Can you find work life balance as an entreprenuer? Most entrepreneurs tell me no! I have often heard small business owners comment, “What work life balance?” Or more bluntly, “What life?” Most entrepreneurs won’t admit their struggles. Busyness and overwork seem to be the new badges of honour but they both take their toll in the long run.
I first fell in love with the idea of work life balance while I was studying business at Charles Sturt Univeristy, Bathurst, in 1999. My lecturer, a Californian lady with some fantastic (and perhaps some true) stories, introduced us to a book called Maverick. Maverick was about a brazillian company which was built on the idea of democracy. Ricardo Semler, who took over as CEO, emphasised work life balance for his employees. Interestingly, Semco enjoyed massive success after this transformation.
Semler took over his father’s 27 year old business in 1980. Semco employed 100 workers and was turning over around $4 million at the time. Within 8 years, Semler had changed the culture of Semco from a bureaucracy to a democracy. Durind that same period, Semco grew to employ 800 people and turn over $37 million per year. Semler is still passionate about work life balance.
‘The Seven Day Weekend’, was Semler’s second book, which he began with 3 thought provoking questions:
I believe Semler’s point is that the nature of work has changed and so must we.
In 2007, I experienced the same culture of busyness while I worked at Microsoft. Overwork seemed to be a badge of honour for entrepreneurs, managers and executives alike. I assisted dozens of people, including external business owners and managers, set up so they could work from home. I worked from home one day per week and I began encouraging my colleagues to do the same.
Technology made it possible for us to take our work everywhere, so some of my colleagues did. Most extreme, were my colleagues (yes, there was more than one) who used to take their laptops to bed. Imagine the impact this behaviour could have on their sleep, relationships and sanity. I often tried to pursuade my colleagues to leave work at work (or at the home office door). Working from home myself, I could see how easily the lines could be blurred between work and personal life.
In 2009, I started my technology consulting business, Hile Consulting. Most of the entrepreneurs I worked with had quit the corporate life (or lack of!) in favour of being their own boss. Even though they were now the boss, many were struggling to find time for family, relationships, exercise and leisure. Ironically, they spent most of their time working on their job and not their business.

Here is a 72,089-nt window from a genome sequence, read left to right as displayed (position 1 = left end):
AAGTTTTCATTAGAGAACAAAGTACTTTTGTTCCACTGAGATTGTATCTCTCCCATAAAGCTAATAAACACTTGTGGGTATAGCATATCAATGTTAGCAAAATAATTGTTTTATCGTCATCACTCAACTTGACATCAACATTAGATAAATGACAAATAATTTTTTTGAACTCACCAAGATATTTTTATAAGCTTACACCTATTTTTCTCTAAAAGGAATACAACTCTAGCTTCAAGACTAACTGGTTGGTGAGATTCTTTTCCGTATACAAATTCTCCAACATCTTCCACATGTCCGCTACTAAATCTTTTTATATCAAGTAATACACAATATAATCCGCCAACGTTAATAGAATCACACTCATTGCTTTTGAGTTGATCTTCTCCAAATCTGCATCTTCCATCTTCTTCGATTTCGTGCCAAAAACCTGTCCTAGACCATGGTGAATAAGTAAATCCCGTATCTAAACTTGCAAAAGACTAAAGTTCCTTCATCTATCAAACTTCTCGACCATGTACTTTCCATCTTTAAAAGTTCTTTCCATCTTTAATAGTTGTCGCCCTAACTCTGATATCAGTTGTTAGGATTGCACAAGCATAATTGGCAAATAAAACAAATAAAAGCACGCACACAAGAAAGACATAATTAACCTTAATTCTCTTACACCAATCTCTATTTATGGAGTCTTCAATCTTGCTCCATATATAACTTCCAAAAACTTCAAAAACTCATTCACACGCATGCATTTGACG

Paul McCarthy, Founder of The Marketing Club, pointed this irony out to myself and a handful of other small business owners the same year. I remember Paul talking to the audience about the long hours most business owners worked. A room full of tired business owners were nodding their heads in agreement. Then he said, “Think back to when you first started your business? Is this why you started?”
Paul’s question hit a nerve with most people in that room. Most of them, including myself, agreed they had no idea how much work was involved in running a business when they first started. I sat there answering Paul’s question in my own mind. I wondered if it was possible to be more in control of my own time again.
I thought back to when I was working at McDonald’s. Every task had a procedure or checklist. When they found something that worked, they would write a procedure. McDonald’s had systems that allowed the same success story to be copied anywhere in the world. Standardisation is why McDonald’s works. If you find a successful store, chances are they are sticking close to the winning formula.
As I was running my own business, I joined Business Networking International (BNI) and was later chosen as Chapter President. BNI meetings literally ran like clockwork. We had scripts, rules, handbooks, role descriptions and more. If we were in doubt about what to do next, we just needed to open our books. BNI was a great system to be part of. We were successful in growing our chapter because we followed a system.